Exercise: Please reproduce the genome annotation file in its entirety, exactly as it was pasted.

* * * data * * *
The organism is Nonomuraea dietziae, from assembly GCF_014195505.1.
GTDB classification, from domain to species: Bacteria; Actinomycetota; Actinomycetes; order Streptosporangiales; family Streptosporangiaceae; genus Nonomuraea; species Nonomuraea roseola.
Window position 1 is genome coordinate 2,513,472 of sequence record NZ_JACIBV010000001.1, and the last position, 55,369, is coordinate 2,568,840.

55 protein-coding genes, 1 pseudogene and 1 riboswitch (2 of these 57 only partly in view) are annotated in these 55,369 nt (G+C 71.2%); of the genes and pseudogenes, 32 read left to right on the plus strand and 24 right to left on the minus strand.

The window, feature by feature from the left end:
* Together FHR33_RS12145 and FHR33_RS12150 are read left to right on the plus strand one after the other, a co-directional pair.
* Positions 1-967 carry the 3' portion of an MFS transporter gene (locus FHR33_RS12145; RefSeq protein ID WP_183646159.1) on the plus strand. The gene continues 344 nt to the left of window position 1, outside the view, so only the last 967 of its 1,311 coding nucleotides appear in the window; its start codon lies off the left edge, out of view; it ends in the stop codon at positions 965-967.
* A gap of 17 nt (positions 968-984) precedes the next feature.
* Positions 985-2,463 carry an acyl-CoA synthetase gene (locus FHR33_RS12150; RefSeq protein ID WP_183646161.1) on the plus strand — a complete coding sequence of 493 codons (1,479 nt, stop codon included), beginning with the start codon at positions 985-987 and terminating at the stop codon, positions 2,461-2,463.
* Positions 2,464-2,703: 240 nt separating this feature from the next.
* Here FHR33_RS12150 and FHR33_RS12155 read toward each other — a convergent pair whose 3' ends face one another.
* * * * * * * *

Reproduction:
The organism is Nonomuraea dietziae, from assembly GCF_014195505.1.
GTDB classification, from domain to species: Bacteria; Actinomycetota; Actinomycetes; order Streptosporangiales; family Streptosporangiaceae; genus Nonomuraea; species Nonomuraea roseola.
Window position 1 is genome coordinate 2,513,472 of sequence record NZ_JACIBV010000001.1, and the last position, 55,369, is coordinate 2,568,840.

55 protein-coding genes, 1 pseudogene and 1 riboswitch (2 of these 57 only partly in view) are annotated in these 55,369 nt (G+C 71.2%); of the genes and pseudogenes, 32 read left to right on the plus strand and 24 right to left on the minus strand.

The window, feature by feature from the left end:
* Together FHR33_RS12145 and FHR33_RS12150 are read left to right on the plus strand one after the other, a co-directional pair.
* Positions 1-967 carry the 3' portion of an MFS transporter gene (locus FHR33_RS12145; RefSeq protein ID WP_183646159.1) on the plus strand. The gene continues 344 nt to the left of window position 1, outside the view, so only the last 967 of its 1,311 coding nucleotides appear in the window; its start codon lies off the left edge, out of view; it ends in the stop codon at positions 965-967.
* A gap of 17 nt (positions 968-984) precedes the next feature.
* Positions 985-2,463 carry an acyl-CoA synthetase gene (locus FHR33_RS12150; RefSeq protein ID WP_183646161.1) on the plus strand — a complete coding sequence of 493 codons (1,479 nt, stop codon included), beginning with the start codon at positions 985-987 and terminating at the stop codon, positions 2,461-2,463.
* Positions 2,464-2,703: 240 nt separating this feature from the next.
* Here FHR33_RS12150 and FHR33_RS12155 read toward each other — a convergent pair whose 3' ends face one another.